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Fellini,Jazz & Co.(Waldbühne 2011) [Blu-ray] [Alemania]
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The Waldbühne in Berlin is one of Europes ideal outdoor amphitheatres. It is home to the Berlin Philharmonics summer concerts, which are among the most popular classical events in the world, attracting audiences of 20,000 or more people.
In July 2011 the orchestra, under the ebullient direction of Riccardo Chailly, presented this concert of effervescent works by Dmitri Shostakovich, Nino Rota and Ottorino Respighi.
All three composers possessed an unerring instinct for composing music that is guaranteed to please the ear of the listener. In their own individual ways, each of them powerfully demonstrates a phenomenal handling of tone colour. Their music sparkles with light one moment and lurks in the shadows the next.
Riccardo Chailly is famous for having one of the broadest repertoires in the business, ranging from the orchestral highways of Beethoven, Brahms and Bruckner through to the 20th century byways via Bach, the core operatic repertoire and almost anything else - he is an omnivore, with the brilliance to match.
Respighi's Pines and Fountains of Rome sound absolutely ravishing here one can only sit in awe at such fine-tuned (in every way) virtuosity. --Julian Haylock, International Record Review
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The title, 'Fellini, Jazz & Co', is correct in emphasising the film music element of this concert. This is a particularly true description of Nino Rota's film role as he collaborated as the composer of choice for the film director, Fellini. Chailly and the BPO give a fine performance of Rota's suite that he created from the music he previously wrote for Fellini's film, La Strada (1954). Shostakovich's Suite No. 2 for Jazz Orchestra, also known as the Suite for Variety orchestra, is also largely made up of extracts from various films for which he wrote the music. The two encores are taken from stage works by Shostakovich and Respighi.
The main works are the two most popular of Respighi's three Roman works - The Fountains of Rome and the Pines of Rome. These are given simply wonderful interpretations with the faster sections really sizzling and the slower sections sumptuous and moving. The recording of the nightingale in The Pines of the Janiculum movement is especially effective. This is followed by The Pines of the Appian Way which finish this Roman feast at just the right speed to suggest the approaching might of the Roman army and where Respighi stated that he wanted the ground to tremble under its footsteps. Too often, sad to say, this is played just a fraction too fast and the effect is lost and is replaced by a meaningless jolly jaunt. Not so here - tremendously effective, rousing and exciting. The crowd loved it and so did I!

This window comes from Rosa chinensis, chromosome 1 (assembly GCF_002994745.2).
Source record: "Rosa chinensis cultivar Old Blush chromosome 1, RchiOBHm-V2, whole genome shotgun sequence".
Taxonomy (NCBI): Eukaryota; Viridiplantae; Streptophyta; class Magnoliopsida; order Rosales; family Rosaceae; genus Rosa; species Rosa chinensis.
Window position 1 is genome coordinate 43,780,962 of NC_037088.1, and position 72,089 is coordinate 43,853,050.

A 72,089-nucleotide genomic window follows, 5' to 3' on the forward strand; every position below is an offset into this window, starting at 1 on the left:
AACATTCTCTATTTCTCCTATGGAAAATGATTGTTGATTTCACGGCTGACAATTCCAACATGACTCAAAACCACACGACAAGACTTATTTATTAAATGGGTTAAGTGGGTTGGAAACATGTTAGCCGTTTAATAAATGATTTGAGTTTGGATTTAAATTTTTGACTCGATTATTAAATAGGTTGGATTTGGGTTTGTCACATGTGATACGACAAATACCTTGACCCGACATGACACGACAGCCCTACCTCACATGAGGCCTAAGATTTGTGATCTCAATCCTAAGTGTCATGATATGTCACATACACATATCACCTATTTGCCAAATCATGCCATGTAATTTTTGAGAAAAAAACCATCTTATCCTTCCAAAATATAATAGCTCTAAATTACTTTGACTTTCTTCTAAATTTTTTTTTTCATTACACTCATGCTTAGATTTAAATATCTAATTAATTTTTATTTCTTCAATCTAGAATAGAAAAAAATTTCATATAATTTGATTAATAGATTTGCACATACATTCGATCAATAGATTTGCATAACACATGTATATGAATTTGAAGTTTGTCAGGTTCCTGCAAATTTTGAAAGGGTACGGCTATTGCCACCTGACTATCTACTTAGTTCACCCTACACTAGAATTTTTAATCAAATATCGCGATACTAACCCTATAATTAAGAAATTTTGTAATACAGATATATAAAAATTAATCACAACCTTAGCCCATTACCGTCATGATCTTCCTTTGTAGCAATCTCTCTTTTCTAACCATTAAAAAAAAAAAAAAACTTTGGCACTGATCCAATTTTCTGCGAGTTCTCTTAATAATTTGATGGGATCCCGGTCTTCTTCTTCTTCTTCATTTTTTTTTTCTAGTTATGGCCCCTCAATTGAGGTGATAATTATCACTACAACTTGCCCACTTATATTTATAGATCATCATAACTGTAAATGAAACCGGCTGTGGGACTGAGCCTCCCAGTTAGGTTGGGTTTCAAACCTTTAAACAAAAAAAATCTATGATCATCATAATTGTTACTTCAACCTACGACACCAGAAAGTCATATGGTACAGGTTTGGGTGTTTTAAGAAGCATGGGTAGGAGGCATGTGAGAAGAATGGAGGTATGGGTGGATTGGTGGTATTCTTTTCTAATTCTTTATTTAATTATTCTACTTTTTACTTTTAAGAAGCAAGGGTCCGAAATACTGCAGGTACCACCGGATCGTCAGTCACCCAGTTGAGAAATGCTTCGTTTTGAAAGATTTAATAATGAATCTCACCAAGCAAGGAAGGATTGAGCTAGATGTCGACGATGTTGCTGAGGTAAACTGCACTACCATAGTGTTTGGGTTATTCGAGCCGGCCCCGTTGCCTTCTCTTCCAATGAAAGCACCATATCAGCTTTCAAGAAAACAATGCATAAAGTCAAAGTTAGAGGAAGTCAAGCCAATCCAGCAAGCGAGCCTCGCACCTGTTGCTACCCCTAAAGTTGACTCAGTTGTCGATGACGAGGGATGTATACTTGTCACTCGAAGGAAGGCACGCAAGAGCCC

That leaves the recording. The quality of the imaging seems to have gone up a notch here with the crispest definition I have ever seen at this event - or possibly anywhere else, at least in my collection. The sound is presented in stereo and DTS-HD Master Audio and fully matches the splendour of the occasion. There is no doubt in my mind that this is both a particularly outstanding event and recording and, as such, surely deserves the full 5 stars. It should give purchasers enormous pleasure and satisfaction for years to come.
EuroArts' sources don't always get it right either. For example, inconsistent camerawork mars Achucarro & Rattle: Nights in The Gardens of Spain [Blu-ray]. It's amazing, though, how often EuroArts is able to capture lightning in a bottle -- providing what I consider a fully immersive experience of a definitive performance. Two of my favorite discs fall in this category: Mussorgsky: Pictures at an Exhibition & Borodin: Symphony No. 2 [Blu-ray] (the thrilling concluding segment is demo quality and what I show to convert friends over to Blu-ray), and Schumann: Symphony No. 4 - Piano Concerto - featuring Martha Argerich and Riccardo Chailly [Blu-ray].
Now I have a third: "Fellini, Jazz & Co.," with the Berlin Philharmonic, arguably the world's best orchestra, letting its hair down a bit under the baton of the great Riccardo Chailly. It's glorious fun, and this Blu-ray gives you a ticket to the party.
Shostakovich is not a favorite of mine, but the Suite No. 2 for Jazz Orchestra (derived from his film scores) is a revelation. It's immensely enjoyable from start to finish. Same is true of Rota's "La Strada" Ballet Suite.
That's followed by Respighi's "Fountains of Rome" and "Pines of Rome" (my main reasons for buying this disc). Admittedly, these popular works have been done to death, but I never tire of them, and I'd put this performance up against any other. It's the one I'll keep coming back to. The only drawback is that a baby's wailing reaches the orchestra's microphones in the hushed final moments of "Fountains of Rome." That comes with the territory -- this was recorded at a summer concert in Berlin's huge Waldbuhne amphitheatre, which seats more than 20,000.
The evening ends with several orchestral bon-bons by Shostakovich, Respighi and Lincke.
It's a totally satisfying experience -- brilliant performances of beautiful popular and lesser-known works, seamless camerawork and direction, and ideal sound. I did notice a couple of apparent digital "hiccups" in the otherwise pristine HD capture -- the last one occurs at 1:42:37 (it was evident on both of my Blu-ray players) -- but they go by in a flash and are hardly noteworthy.
At the end of the disc, I'm sure you'll be tempted to rise and applaud with the audience before it heads off, invigorated, into the Berlin night.